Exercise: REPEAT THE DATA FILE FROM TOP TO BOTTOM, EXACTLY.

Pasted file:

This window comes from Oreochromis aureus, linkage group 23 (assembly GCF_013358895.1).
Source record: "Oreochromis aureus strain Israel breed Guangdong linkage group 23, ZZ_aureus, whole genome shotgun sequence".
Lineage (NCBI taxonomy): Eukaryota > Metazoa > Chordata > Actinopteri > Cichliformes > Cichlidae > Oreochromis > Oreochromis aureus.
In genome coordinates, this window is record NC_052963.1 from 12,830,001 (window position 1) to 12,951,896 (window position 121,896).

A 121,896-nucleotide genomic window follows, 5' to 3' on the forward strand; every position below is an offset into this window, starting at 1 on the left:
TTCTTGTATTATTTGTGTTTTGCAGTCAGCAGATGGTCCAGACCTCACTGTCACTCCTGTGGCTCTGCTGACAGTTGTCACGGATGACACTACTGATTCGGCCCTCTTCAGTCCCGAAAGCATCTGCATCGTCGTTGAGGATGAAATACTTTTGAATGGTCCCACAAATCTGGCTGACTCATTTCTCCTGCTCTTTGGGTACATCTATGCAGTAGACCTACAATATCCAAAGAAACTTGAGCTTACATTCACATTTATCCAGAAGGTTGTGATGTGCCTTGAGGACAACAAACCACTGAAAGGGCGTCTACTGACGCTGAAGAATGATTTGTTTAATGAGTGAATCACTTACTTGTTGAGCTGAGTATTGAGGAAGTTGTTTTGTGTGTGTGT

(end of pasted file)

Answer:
This window comes from Oreochromis aureus, linkage group 23 (assembly GCF_013358895.1).
Source record: "Oreochromis aureus strain Israel breed Guangdong linkage group 23, ZZ_aureus, whole genome shotgun sequence".
Lineage (NCBI taxonomy): Eukaryota > Metazoa > Chordata > Actinopteri > Cichliformes > Cichlidae > Oreochromis > Oreochromis aureus.
In genome coordinates, this window is record NC_052963.1 from 12,830,001 (window position 1) to 12,951,896 (window position 121,896).

A 121,896-nucleotide genomic window follows, 5' to 3' on the forward strand; every position below is an offset into this window, starting at 1 on the left:
TTCTTGTATTATTTGTGTTTTGCAGTCAGCAGATGGTCCAGACCTCACTGTCACTCCTGTGGCTCTGCTGACAGTTGTCACGGATGACACTACTGATTCGGCCCTCTTCAGTCCCGAAAGCATCTGCATCGTCGTTGAGGATGAAATACTTTTGAATGGTCCCACAAATCTGGCTGACTCATTTCTCCTGCTCTTTGGGTACATCTATGCAGTAGACCTACAATATCCAAAGAAACTTGAGCTTACATTCACATTTATCCAGAAGGTTGTGATGTGCCTTGAGGACAACAAACCACTGAAAGGGCGTCTACTGACGCTGAAGAATGATTTGTTTAATGAGTGAATCACTTACTTGTTGAGCTGAGTATTGAGGAAGTTGTTTTGTGTGTGTGT